With the sun shining bright amidst a cloudless sky, the air hangs heavy like the aura of a wake for a special friend. Tied to the same dock, lifeless, quiet and empty, the Wolfe Islander pulled gently on her mooring lines. Walking slowly around her empty car deck, watchman Tom Lyons strolled toward the rail and waved to the passengers lining up for the water taxi. Lost in thought, Tom remembered a happier day, 42 years ago, when the brand new ferry, the SS Tom Fawcett, sailed into Barrett Bay here on the island. Why, the entire island turned out, leaving partially mowed fields and bawling cattle, demanding to be milked. She was named originally for Reeve Fawcett, who was formally recognized for his tireless work in finally acquiring a boat owned and operated by the township. Captain James Crawford was master. By popular demand her name changed to Wolfe Islander a year later.
The new ferry boat arrived at our dock... greeted by cheers and a volley of fire arms. Everybody was pleased to see her arrive with colours flying. She is a fine boat, both strong and seaworthy, and the people of the island feel proud of her.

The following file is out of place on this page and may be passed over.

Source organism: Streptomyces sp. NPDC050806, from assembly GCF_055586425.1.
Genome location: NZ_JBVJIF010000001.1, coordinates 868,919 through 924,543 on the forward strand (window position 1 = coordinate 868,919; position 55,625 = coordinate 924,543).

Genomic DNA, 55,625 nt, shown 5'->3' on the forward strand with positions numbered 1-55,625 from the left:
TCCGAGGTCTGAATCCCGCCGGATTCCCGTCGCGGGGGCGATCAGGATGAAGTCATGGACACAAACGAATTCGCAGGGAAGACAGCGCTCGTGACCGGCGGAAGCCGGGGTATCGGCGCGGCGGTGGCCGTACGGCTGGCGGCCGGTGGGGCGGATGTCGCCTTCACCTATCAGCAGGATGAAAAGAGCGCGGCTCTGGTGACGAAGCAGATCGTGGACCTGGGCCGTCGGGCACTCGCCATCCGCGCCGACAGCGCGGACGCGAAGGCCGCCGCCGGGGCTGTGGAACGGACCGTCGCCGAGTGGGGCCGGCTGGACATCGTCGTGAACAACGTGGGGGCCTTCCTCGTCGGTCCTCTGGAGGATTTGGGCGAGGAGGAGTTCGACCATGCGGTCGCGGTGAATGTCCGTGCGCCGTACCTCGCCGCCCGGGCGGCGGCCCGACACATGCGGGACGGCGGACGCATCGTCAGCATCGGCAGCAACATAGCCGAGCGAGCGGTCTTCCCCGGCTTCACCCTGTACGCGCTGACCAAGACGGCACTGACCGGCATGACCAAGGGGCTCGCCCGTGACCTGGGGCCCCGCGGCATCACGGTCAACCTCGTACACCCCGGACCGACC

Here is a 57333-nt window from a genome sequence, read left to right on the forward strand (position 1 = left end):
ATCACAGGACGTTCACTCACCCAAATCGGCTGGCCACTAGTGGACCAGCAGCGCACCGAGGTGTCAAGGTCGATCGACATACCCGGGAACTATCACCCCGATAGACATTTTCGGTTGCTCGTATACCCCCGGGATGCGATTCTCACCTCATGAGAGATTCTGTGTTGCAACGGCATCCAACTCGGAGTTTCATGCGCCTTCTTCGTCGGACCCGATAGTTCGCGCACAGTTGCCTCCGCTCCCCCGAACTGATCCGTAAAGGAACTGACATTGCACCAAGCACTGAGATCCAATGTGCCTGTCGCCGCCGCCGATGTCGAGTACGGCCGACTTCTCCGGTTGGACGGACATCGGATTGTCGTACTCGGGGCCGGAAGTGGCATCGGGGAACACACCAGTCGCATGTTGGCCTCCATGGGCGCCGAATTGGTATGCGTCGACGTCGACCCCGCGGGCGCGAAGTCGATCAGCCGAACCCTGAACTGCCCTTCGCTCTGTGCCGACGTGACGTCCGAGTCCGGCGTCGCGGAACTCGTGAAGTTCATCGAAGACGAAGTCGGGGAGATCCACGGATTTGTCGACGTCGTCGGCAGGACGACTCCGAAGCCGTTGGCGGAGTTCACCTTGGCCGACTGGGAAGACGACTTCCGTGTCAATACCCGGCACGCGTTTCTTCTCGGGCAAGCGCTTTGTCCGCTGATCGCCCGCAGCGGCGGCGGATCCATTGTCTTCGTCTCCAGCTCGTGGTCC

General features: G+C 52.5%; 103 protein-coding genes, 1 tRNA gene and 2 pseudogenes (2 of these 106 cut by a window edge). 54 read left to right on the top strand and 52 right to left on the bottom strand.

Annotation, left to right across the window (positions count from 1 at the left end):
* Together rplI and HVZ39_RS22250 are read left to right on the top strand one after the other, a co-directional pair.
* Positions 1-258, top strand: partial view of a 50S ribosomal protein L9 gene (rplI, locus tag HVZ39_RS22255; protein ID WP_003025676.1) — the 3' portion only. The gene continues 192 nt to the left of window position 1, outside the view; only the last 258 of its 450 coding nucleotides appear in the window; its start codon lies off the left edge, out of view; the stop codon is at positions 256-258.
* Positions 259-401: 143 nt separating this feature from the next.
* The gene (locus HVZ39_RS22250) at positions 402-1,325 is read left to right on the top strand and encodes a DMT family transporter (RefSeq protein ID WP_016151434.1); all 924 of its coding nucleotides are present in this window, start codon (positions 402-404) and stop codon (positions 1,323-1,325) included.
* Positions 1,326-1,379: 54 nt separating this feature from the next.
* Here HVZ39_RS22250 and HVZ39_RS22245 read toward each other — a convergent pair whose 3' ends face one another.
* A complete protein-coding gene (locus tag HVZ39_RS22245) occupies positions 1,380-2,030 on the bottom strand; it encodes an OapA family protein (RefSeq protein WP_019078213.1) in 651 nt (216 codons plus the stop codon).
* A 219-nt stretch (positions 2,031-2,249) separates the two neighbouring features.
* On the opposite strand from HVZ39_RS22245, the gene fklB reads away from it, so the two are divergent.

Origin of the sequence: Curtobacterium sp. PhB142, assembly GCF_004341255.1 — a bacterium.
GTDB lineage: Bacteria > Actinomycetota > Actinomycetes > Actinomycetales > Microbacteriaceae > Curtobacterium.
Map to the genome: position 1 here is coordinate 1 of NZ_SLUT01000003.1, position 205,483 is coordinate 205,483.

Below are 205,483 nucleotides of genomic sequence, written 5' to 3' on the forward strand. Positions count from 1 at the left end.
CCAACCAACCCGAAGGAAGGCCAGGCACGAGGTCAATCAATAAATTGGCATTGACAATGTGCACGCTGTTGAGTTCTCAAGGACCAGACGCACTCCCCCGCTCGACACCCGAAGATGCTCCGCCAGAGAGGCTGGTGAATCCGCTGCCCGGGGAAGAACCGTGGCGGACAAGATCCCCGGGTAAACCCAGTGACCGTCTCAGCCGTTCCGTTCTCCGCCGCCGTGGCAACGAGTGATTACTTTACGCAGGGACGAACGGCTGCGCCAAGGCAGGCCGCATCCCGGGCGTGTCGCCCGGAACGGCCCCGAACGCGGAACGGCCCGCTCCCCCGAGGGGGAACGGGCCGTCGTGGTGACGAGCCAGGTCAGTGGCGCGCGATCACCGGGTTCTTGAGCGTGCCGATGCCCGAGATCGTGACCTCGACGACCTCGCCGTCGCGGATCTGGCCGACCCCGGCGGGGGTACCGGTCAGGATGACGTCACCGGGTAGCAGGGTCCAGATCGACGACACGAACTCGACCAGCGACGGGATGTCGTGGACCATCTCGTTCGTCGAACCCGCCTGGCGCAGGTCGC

British Whig, August 2, 1904
Buck greets everyone by name as each person finds a seat in the big motorboat. Finally, with standing room only, the boat is full. Casting off, the Rebola backs gently out into the bay. No one speaks as the silhouette of their ferry steamer looms beside the motorboat. A little faded now and sagging in the middle, her proud name painted over her paddlebox comes into view as the Rebola swings around.
“Do you think they’ll replace her?” one woman asked, suddenly embarrassed by the obvious question.
“Naw,” replied her husband. “They’ll patch her up. They always do.”
“Not this time,” replied another. I’m surprised she’s lasted this long since the accident. When was that, three years ago?”
“Oh my,” answered the first woman. “Those poor men. I’ll never forget those screams.”
“They should’a blew that boiler down first,” said her husband. “Am I right?” everyone aboard remembered the accident. Some thought that the boiler actually exploded on the engineer and fireman, killing them instantly.
“Naw, they were makin’ an adjustment to the steam pipe with a wrench,” said the husband. “Young Joe Morrison got it first. Both those guys were trapped in that narrow passage at the rear of the ship’s boiler makin’ the adjustment to the loose pipe or somethin’ when she let go. Then, the engineer Ed Reid got it. He was from Bronte. I didn’t really know him.”